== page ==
Kenya’s fiscal deficit could RISE 9.0 percent of Gross Domestic Product (GDP) equivalent to 1,000.2 billion shillings in the fiscal year 2020/21 from 7.8 percent in the current fiscal year according to the recent projections.
As the country struggles to thrive on the wheels of loans and massive borrowing, this projection may result in rising interest rates as it will need to borrow more to meet the shortfall. That is, digging one hole to fill the other.
Kenya’s debt is already moving out of hand despite the National Treasury insisting that it is “within manageable levels.” It currently stands at 10.4 trillion shillings, above the ceiling set by the Senate at 9 trillion shillings.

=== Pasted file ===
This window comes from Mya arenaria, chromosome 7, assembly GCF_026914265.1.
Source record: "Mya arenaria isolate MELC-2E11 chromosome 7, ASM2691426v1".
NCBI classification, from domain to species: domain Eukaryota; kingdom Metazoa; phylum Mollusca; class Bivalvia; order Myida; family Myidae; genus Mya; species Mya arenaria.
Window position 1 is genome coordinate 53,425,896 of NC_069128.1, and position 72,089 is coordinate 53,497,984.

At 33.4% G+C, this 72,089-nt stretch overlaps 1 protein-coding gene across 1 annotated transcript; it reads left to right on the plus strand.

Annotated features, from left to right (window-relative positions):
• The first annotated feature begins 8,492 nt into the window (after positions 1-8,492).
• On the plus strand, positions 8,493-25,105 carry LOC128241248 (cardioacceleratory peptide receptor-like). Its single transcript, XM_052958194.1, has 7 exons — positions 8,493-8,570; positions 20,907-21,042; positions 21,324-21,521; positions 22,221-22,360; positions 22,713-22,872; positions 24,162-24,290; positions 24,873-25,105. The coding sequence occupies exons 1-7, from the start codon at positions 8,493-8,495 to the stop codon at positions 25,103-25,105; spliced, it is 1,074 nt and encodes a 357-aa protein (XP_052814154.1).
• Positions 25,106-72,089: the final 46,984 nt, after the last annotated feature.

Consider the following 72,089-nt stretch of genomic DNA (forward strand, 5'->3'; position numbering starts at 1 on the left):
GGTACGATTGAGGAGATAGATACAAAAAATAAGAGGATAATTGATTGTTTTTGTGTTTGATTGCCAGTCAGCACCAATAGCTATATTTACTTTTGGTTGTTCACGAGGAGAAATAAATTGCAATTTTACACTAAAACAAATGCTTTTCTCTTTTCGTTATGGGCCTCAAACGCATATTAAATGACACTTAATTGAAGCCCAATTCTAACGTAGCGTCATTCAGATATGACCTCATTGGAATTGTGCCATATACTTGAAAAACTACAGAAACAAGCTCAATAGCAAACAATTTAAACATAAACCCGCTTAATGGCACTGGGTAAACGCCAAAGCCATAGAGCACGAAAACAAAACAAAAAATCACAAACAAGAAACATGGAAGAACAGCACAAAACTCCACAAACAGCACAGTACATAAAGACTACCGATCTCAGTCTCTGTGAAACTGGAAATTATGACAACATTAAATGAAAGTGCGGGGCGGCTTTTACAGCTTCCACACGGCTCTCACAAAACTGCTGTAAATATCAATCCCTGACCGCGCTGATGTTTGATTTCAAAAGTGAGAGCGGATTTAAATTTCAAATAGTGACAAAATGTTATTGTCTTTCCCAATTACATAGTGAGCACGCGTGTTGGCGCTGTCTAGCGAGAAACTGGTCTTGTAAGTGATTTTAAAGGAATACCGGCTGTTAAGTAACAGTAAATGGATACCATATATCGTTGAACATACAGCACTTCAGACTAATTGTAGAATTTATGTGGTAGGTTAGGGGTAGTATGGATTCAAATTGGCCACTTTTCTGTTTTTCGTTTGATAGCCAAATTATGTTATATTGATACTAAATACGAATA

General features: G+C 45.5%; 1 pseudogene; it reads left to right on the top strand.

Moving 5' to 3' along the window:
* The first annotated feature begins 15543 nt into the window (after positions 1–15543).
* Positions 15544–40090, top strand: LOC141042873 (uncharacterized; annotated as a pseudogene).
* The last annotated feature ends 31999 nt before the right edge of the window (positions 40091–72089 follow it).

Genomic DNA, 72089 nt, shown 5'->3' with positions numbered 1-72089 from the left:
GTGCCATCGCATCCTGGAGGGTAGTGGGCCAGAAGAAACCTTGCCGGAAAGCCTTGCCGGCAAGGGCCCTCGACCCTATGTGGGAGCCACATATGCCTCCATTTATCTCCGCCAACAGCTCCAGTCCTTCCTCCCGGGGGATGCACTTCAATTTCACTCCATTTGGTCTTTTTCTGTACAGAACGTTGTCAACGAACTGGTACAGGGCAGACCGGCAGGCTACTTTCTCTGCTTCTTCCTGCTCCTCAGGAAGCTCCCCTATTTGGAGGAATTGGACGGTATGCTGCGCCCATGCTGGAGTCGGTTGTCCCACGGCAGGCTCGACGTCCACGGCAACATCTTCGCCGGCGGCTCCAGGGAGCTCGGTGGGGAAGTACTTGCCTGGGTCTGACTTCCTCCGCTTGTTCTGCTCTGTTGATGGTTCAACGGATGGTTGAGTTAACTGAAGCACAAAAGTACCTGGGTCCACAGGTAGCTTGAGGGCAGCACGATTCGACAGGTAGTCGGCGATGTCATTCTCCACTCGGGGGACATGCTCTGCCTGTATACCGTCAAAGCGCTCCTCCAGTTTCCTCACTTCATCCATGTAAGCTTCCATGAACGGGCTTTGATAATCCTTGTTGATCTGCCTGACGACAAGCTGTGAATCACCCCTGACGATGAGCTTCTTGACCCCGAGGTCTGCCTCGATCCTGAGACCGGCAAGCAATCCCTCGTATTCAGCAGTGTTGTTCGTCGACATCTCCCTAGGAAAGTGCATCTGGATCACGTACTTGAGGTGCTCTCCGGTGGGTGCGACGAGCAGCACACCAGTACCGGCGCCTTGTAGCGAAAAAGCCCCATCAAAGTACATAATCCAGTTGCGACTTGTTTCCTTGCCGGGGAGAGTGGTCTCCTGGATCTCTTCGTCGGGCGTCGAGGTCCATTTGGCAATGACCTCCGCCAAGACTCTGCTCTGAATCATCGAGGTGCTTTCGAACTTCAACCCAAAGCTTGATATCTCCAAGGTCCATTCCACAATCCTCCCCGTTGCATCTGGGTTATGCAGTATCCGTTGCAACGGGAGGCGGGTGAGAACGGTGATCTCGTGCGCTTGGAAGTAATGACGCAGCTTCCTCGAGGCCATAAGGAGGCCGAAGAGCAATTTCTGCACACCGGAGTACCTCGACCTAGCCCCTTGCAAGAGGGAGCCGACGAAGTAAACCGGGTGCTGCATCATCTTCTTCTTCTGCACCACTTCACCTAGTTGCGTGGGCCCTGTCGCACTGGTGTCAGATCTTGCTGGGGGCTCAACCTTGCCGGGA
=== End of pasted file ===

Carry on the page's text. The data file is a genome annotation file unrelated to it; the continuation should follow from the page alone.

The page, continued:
“To finance the fiscal deficit in the FY 2020/21, domestic borrowing is projected at 572.7 billion shillings and foreign financing at 427.5 billion shillings,” said the National Treasury.
Treasury under Ukru Yatani says it will focus its expenditure ‘prioritization policy’ aimed at ensuring equity and minimizing costs through the elimination of duplication and inefficiencies, creation of employment opportunities, and improving the general welfare of the people.
Additionally, Treasury estimates that the Kenyan economy will expand at 6.4 percent in 2021, after a historically low growth rate of 0.6 percent in 2020. However, the current taxes imposed are set to hit hard on businesses hence hinder expansion.